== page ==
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Supermarket Store Brands Proliferate

aa-12-15-16Store brand sales in supermarkets are burgeoning and are expected to grow even more important in a future dominated by cost-conscious Millennials.

Store brand sales reached $118.4 billion in 2015, an all-time record and increased $2.2 billion over the previous year, says the Private Label Manufacturers Association.

In 2014 and 2015, annual sales were up 5%, or $5.4 billion, in the major retail channels, finds PLMA’s 2016 Private Label Yearbook, which analyzes sales data provided by the Nielsen Co.

Another PLMA survey of consumer buying habits found that shoppers in the Millennial generation are willing to buy more store brands when they promise healthier alternatives at lower cost.

PLMA President Brian Sharoff says, “Store brands remain the retailer’s most potent weapon in developing strategies for this age group.”

Using store brands also offers flexibility and opportunities to be creative with product assortment and concept without waiting for national brands, he points out. “But it requires an understanding of what this age group likes and will buy,” Sharoff emphasizes.

Store brands’ dollar share came to 17.7%, also the highest mark ever. Across all food retail outlets combined store brands sales grew 2%, a performance that equaled that of national brands, which also rose 2%.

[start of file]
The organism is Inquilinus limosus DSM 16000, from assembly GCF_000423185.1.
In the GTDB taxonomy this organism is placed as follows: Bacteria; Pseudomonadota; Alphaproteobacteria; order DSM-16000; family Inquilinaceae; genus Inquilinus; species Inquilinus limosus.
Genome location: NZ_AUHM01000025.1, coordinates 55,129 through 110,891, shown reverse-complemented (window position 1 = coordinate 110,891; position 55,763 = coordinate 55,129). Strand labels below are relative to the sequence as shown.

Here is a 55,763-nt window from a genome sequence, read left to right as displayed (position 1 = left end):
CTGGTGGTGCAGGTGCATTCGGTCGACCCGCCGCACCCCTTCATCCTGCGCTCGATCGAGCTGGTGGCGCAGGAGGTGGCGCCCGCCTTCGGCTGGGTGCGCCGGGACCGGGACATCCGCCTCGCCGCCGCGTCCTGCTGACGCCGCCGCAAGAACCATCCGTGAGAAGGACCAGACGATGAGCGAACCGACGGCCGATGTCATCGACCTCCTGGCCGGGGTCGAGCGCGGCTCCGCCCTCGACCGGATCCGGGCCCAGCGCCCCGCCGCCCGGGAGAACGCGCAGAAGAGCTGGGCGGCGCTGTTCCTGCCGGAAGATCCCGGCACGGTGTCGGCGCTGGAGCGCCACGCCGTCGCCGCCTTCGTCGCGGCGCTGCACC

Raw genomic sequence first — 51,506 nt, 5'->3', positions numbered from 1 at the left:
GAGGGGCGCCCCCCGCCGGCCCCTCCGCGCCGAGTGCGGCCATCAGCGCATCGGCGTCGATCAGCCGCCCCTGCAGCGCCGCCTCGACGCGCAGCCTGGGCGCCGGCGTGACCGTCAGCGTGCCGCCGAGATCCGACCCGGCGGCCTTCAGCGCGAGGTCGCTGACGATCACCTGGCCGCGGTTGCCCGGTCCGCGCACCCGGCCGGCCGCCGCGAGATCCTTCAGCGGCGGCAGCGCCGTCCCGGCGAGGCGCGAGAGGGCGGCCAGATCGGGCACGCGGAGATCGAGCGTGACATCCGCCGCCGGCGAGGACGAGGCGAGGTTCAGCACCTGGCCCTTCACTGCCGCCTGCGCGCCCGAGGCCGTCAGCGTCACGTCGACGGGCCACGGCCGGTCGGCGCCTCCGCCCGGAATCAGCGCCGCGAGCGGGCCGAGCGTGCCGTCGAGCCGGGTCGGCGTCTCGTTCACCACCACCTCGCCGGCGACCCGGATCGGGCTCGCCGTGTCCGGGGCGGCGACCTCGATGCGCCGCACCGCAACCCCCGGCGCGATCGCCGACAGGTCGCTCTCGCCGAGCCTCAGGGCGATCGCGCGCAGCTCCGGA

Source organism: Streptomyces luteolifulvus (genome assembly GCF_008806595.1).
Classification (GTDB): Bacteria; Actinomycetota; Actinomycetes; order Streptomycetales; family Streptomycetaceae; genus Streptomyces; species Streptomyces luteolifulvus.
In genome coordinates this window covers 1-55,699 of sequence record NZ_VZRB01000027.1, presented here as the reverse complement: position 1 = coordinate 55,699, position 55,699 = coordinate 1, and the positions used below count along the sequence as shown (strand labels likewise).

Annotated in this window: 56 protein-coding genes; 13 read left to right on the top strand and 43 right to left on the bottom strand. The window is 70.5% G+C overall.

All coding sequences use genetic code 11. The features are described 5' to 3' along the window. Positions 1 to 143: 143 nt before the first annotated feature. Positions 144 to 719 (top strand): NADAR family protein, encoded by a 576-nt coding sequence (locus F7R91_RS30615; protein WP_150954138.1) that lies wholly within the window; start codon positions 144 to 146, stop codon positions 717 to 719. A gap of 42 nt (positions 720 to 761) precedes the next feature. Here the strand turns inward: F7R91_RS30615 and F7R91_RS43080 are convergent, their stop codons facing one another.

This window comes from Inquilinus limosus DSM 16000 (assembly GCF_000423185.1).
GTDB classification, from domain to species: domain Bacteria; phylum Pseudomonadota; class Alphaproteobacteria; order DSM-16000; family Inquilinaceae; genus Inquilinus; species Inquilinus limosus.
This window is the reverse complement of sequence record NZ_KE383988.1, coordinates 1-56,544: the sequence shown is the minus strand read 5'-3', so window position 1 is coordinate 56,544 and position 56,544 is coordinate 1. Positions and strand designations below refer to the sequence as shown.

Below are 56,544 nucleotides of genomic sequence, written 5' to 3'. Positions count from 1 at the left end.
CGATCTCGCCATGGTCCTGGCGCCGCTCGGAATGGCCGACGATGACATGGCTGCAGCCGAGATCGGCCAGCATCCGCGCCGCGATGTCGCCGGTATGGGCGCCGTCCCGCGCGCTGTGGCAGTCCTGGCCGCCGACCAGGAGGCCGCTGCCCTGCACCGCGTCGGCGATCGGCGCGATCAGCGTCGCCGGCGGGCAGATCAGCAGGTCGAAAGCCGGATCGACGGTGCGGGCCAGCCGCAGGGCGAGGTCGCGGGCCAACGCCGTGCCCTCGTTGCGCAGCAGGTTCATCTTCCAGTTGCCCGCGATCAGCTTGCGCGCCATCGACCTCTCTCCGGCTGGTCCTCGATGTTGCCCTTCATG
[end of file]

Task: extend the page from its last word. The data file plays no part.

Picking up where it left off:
Focusing on supermarkets, total sales of store brands were $62.5 billion, roughly even with the prior year, PLMA reports.

Over the two-year period, sales are up in the supermarket channel by 2%, or $1.1 billion. With unit share at 22.9%, nearly one of every four items sold in the country’s supermarkets last year was a store brand.

When it comes to drug chains, store brand dollar sales rose nearly a percentage point to $8.4 billion last year, while national brands fell about a point.

Figures for all outlets come from total U.S. supermarkets with annual sales over $2 million, drug chains with annual sales over $1 million, mass merchandisers, club and dollar store channels, and the military exchanges.

Looking beyond these traditional outlets and the data available from Nielsen, a more comprehensive figure for annual store brand sales in food and non-food consumables would include an estimated $20 billion or more in revenues from chains positioned as either niche providers or no-frills discounters.

These kinds of chains range from Aldi and Save-A-Lot, to specialty chains such as Whole Foods and Trader Joe’s, as well as small convenience stores.

If counted, these outlets would produce a grand total of nearly $140 billion in sales, PLMA notes.

Even that total does not take into consideration store brand products sold by chains specializing in office supplies; hardware, tools and do-it-yourself; home improvement, home decor and domestic goods; consumer electronics, baby care, pet care, toys, personal care and sporting goods.

These are just a few of the non-grocery retail channels that are marketing a growing variety of store brand items.

“Store brands continue to represent outstanding value for consumers,” PLMA asserts.

It cites a study by the National Bureau of Economic Research that finds shoppers could save an estimated $44 billion a year by buying store brand products over national brands.

PLMA says that its market basket research consistently reveals that shoppers can save about one-third on basic food and household items in a typical supermarket by opting for store brands over national brands.

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